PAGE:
Nick Sabo/News Yvette Shultz, left, and her mother-in-law, Ellen Shultz, talk at a picnic table at Ariel-Foundation Park on Wednesday. The park is open, but city officials are discouraging group gatherings.

Nick Sabo/Mount Vernon News

Yvette Shultz, left, and her mother-in-law, Ellen Shultz, talk at a picnic table at Ariel-Foundation Park on Wednesday. The park is open, but city officials are discouraging group gatherings. Request this photo

 

MOUNT VERNON — On a beautiful spring day at Ariel-Foundation Park, parents and grandparents shared a new life lesson germane to the COVID-19 epidemic: Social distancing.

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As they showed their children and grandchildren how to bait a hook and paddle a canoe, they also practiced a safe distance of at least six feet from other park visitors.

With movie theaters and other entertainment venues closed, parks and bike trails are one out of a narrowing field of destinations for family fun. The parks offer a chance to get out in nature, take a hike or go for a bike ride.

Though Ariel-Foundation Park is open, the restrooms are closed. People are not to use the pavilions under a city order aimed at preventing groups from congregating. Mount Vernon Police have always patrolled the park, but their duties now include watching for large groups, with orders to politely disperse them.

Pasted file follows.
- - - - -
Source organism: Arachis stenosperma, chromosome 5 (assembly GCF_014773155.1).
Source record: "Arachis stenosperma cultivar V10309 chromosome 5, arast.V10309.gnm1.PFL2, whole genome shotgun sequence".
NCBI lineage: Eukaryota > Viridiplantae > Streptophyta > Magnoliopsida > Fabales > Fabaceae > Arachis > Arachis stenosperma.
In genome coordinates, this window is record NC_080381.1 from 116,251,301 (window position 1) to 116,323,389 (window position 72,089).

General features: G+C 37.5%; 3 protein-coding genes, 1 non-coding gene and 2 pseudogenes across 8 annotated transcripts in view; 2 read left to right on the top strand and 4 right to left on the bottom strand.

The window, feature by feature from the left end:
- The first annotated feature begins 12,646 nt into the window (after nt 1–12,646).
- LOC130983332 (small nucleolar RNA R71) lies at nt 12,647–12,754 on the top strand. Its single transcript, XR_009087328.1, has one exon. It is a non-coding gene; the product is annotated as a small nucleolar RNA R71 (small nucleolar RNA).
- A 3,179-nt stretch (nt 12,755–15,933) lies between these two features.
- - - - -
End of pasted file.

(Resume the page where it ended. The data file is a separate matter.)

Mike Earnest was launching kayaks with his grandson, Blake Stiner, to do some fishing at the lakes. Earnest made sure there was plenty of distance between them and everyone else as they put the boats in.

Blake lamented the close of the movie theaters; he was planning on seeing the new James Bond movie on its original release date of April 2.

“Now I’m going to have to wait until November,” Blake said. “Here’s the thing; I was going to see it with someone but in November he’s going to be deployed (in the armed forces.)”

Greg Starkey brought his grandson, Colton, out to the park trails in a stroller, but let him walk part of the way.

“We’re not getting close to anyone though,” Starkey said.

Lisa Null took advantage of the day’s unseasonably warm weather to take her daughter, Kash, out fishing at the lakes. It was Kash’s first time out with her own rod and reel, and Null’s best friend’s son, PJ, came along to show her how to cast.

“I’ve been mostly staying at home, just going out for groceries,” Null said. “We’ve been here a few times, just for something different than the kids playing in the yard. (Kash) has been dying to fish.”

Bob Kaufman came up from Columbus to take a bike ride on the Kokosing Gap Trail. He is preparing to take a bike trip from Cleveland down to the Ohio River and wants to check out the lodging along the way. He took a breather at the CA & C depot and described the park scenery as “very beautiful.”

Even before the epidemic hit Ohio, Kaufman, who is 70, has been going out for bike rides of 30 to 60 miles a day regularly. He has continued to do so.

“It’s therapy,” Kaufman said. “I’m 70 and I have asthma. My wife does the shopping and this is how I get out. This is where I feel safe.”

 

Nick Sabo: 740-397-5333 or nsabo@mountvernonnews.com and on Twitter, @twitter.com/mountvernonnews